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I am building a lightweight high-precision arithmetic library for one of my Java applications and have been doing quite a bit of bit-twiddling (pun intended). Occasionally I get an int that has to be be converted into a long via simple word extension i.e. the 32 least significant bits of the long should become equal to the bits of the int.

Unfortunately, casting only works correctly for positive numbers. In addition, using an int in the same arithmetic expression with a long will implicitly cast to long beforehand, which means that e.g. this will not work if i is negative:

long l = (i & 0xffffffffL);

Currently I am using something along the lines of:

long l = (((long)(i >>> 8)) << 8) | (i & 0xff);

Is there a more elegant way to do this?


I may be missing something:

int i = -1;

long l = (i | 0xffffffffL);


This prints out -1 rather than 4294967295. What am I missing?


Ooops... | instead of &. How the **** did the little ****** get there?


I have no idea how exactly I missed it, but this works perfectly:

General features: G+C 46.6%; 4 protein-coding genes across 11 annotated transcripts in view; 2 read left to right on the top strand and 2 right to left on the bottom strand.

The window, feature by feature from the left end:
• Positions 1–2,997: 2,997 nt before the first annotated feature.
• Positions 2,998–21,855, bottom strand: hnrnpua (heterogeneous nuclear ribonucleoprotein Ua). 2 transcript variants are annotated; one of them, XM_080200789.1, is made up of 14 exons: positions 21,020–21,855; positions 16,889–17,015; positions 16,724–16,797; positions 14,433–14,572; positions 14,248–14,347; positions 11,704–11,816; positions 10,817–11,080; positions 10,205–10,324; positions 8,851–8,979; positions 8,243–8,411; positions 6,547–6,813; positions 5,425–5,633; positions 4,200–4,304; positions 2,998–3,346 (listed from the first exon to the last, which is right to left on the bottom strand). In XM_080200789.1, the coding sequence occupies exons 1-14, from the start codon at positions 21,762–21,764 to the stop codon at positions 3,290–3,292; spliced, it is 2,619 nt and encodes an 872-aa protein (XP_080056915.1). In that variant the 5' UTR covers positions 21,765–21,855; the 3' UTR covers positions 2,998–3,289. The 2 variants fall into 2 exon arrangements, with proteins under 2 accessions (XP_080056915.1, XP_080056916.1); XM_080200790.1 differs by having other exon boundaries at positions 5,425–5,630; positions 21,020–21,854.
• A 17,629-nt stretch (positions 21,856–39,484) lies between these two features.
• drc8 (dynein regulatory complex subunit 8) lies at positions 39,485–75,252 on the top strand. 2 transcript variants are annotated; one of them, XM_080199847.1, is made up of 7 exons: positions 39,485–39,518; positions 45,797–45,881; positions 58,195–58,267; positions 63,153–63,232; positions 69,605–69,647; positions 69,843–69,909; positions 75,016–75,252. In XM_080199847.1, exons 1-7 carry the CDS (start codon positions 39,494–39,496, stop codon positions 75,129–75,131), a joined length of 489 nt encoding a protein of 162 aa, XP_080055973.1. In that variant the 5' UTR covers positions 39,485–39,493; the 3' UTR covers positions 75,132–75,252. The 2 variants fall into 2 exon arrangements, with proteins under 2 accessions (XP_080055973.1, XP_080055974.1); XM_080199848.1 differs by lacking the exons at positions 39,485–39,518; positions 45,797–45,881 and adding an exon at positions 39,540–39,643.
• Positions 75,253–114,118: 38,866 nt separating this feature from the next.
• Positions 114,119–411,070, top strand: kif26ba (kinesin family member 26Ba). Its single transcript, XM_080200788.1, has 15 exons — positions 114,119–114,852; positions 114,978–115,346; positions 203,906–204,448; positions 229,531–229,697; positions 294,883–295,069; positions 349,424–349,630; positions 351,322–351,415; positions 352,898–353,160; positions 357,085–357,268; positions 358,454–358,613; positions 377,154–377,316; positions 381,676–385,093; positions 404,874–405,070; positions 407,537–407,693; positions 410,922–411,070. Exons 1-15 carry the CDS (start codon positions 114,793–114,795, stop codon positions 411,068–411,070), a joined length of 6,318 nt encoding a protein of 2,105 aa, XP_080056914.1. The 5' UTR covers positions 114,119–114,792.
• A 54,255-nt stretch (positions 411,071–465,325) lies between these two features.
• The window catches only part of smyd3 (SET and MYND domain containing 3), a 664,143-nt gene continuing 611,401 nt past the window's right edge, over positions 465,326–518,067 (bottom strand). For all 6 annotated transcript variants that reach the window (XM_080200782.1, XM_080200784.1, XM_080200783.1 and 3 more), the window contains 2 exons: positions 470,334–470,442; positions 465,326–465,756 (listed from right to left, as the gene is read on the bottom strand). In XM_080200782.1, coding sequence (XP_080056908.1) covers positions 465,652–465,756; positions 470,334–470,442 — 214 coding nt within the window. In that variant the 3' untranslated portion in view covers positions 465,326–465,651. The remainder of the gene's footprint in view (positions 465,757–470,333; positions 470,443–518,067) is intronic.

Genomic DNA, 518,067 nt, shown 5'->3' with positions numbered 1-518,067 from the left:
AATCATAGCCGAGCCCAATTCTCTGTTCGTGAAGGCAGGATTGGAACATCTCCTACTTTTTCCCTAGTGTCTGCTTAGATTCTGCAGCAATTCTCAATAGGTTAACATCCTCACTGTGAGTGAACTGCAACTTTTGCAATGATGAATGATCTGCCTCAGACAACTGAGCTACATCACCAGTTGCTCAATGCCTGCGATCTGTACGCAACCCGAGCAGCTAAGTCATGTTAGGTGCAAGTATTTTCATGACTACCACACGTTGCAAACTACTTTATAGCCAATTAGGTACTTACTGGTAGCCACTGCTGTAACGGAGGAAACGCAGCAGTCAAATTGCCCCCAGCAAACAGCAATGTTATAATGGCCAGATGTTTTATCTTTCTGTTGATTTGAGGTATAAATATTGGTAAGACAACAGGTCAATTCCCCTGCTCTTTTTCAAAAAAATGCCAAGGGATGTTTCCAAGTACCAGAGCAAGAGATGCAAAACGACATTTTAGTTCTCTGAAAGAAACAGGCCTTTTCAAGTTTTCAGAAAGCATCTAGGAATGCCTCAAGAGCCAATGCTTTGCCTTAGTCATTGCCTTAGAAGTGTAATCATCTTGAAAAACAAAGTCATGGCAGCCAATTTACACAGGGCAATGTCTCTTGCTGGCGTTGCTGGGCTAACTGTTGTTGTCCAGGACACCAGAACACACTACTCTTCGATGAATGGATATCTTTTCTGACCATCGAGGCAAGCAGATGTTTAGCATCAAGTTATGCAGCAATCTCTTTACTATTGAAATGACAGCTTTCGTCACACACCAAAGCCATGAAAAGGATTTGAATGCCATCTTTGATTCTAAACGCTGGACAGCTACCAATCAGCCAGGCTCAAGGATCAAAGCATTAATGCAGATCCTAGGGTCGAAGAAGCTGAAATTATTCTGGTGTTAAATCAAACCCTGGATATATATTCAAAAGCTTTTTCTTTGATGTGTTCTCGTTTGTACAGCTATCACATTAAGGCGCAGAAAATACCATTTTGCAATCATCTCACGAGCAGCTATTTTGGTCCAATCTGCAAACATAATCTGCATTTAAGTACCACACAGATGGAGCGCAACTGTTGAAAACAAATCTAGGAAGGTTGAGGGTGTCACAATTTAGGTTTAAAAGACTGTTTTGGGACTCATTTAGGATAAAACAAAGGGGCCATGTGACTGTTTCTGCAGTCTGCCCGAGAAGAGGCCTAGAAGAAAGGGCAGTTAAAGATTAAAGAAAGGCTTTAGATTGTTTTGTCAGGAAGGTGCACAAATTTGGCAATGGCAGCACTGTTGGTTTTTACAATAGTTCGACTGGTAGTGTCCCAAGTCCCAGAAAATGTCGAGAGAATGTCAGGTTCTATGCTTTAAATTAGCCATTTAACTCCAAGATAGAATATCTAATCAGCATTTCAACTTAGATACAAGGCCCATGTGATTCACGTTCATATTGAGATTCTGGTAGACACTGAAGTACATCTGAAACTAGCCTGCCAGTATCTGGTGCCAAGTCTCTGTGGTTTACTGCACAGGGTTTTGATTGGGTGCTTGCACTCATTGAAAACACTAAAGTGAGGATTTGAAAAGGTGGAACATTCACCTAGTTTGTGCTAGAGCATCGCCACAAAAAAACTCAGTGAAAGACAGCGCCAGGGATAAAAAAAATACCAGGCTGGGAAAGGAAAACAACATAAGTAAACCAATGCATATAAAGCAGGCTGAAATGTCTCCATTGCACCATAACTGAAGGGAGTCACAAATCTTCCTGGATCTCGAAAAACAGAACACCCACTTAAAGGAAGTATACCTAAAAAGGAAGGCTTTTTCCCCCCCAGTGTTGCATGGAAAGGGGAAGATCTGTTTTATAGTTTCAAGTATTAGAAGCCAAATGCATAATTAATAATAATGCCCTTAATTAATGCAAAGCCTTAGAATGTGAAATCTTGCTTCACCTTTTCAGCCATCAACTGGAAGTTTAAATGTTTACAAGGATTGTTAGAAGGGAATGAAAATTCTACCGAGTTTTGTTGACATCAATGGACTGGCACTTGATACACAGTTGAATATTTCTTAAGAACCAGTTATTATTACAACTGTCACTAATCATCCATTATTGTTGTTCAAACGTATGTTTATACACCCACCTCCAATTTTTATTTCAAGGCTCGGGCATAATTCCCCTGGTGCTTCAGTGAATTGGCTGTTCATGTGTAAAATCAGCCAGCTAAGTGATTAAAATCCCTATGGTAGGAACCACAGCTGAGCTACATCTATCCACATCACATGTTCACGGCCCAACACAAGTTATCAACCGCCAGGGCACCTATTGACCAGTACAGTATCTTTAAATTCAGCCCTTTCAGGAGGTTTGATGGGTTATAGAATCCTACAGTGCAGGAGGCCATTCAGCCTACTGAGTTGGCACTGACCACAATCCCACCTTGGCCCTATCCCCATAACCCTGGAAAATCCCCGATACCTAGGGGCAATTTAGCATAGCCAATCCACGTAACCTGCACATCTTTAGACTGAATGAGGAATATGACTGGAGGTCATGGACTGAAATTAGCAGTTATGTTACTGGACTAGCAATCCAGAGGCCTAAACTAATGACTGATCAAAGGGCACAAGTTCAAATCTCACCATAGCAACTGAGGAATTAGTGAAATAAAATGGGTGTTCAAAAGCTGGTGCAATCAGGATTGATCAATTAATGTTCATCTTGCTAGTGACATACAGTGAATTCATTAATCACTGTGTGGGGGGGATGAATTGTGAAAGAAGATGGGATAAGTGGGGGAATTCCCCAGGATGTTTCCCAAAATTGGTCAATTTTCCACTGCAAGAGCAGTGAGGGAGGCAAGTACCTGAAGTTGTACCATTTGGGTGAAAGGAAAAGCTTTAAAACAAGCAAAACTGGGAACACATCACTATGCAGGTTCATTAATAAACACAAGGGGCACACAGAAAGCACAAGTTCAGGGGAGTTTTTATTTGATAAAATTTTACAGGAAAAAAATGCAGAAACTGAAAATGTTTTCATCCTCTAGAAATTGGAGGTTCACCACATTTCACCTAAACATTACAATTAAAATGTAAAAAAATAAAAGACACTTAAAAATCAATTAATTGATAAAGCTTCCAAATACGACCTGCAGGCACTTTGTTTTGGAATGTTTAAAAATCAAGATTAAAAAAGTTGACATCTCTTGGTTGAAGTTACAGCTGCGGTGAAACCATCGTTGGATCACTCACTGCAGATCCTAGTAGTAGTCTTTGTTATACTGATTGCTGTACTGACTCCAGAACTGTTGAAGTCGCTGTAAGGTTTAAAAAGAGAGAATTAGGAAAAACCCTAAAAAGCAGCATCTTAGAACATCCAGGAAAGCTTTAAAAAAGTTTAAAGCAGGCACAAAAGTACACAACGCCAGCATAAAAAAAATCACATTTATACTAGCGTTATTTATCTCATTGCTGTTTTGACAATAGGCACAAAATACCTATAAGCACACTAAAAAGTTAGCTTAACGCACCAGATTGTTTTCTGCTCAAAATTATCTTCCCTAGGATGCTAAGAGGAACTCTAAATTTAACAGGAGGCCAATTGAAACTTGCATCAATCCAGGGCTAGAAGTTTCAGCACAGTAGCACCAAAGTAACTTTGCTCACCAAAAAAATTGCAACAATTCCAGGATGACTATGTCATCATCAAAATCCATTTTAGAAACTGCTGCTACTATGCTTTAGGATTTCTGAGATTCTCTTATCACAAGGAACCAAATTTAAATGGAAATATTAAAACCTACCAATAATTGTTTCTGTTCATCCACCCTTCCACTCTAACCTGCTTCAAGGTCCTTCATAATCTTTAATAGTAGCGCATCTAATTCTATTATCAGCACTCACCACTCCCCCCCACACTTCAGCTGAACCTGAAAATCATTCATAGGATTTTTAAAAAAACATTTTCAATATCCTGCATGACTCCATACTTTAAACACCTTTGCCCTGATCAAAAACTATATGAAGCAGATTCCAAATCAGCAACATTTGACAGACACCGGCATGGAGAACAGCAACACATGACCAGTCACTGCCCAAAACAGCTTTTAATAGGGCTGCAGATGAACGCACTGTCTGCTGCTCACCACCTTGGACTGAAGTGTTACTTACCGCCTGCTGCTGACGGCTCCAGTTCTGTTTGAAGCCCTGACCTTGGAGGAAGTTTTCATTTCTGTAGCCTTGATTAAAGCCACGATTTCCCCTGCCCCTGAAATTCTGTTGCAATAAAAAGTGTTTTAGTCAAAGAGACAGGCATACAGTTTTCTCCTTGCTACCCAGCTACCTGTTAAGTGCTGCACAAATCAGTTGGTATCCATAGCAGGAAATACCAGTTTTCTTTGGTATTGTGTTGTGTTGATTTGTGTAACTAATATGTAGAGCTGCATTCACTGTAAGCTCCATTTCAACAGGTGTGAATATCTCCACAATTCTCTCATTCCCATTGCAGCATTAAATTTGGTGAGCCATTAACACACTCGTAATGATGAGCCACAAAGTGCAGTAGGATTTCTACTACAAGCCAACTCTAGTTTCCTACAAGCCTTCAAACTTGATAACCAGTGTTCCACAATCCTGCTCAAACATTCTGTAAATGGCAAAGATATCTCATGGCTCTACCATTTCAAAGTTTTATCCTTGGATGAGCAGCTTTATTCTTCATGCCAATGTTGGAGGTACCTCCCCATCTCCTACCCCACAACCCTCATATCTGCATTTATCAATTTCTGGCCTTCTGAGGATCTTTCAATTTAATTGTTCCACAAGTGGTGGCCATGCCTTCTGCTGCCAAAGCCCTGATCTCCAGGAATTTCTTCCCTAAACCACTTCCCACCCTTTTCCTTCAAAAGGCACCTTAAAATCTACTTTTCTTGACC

long l = (i & 0xffffffffL);

...which makes this question completely irrelevant, I guess.

share|improve this question
Your first code should work fine - I've just tried it, and for example if i is -1, l becomes 4294967295. Isn't that what you want? – Jon Skeet Jan 25 '12 at 11:15
@JonSkeet: You tried it and it works? It does not seem to work for me - see my edit... – thkala Jan 25 '12 at 11:22
Your edit uses | instead of &... – Jon Skeet Jan 25 '12 at 11:23
@JonSkeet: I think I urgently need a few hours of uninterrupted sleep. Or maybe I need to stop doing bitwise stuff for a few days and do some light coding to clear my head... – thkala Jan 25 '12 at 11:28
up vote 2 down vote accepted

Did you actually test the long l = (i & 0xffffffffL); code? Yes, the value of i will be converted to long first, which means either 0-extension if i is positive or 1-extension if i is negative. In either case the lower 32 bits are not affected, so unless I misunderstand the problem, the & operation should leave you with the result you want.

share|improve this answer
I did test twice. The first attempt was part of a larger codebase where another bug messed things up. The second self-contained test had a typo. Sigh... I need a vacation... somewhere warm... with lots of scantily-clad ladies... – thkala Jan 25 '12 at 11:33

You wrote long l = (i | 0xffffffffL); in your second example.

It should be:

long l = (i & 0xffffffffL);

and then you will get the result you are expecting.

share|improve this answer
Yeah, I caught that too, albeit a bit (!) late. It's a wonder how sometimes you find the answer just after posting to SO, even if there is no actual answer... – thkala Jan 25 '12 at 11:35

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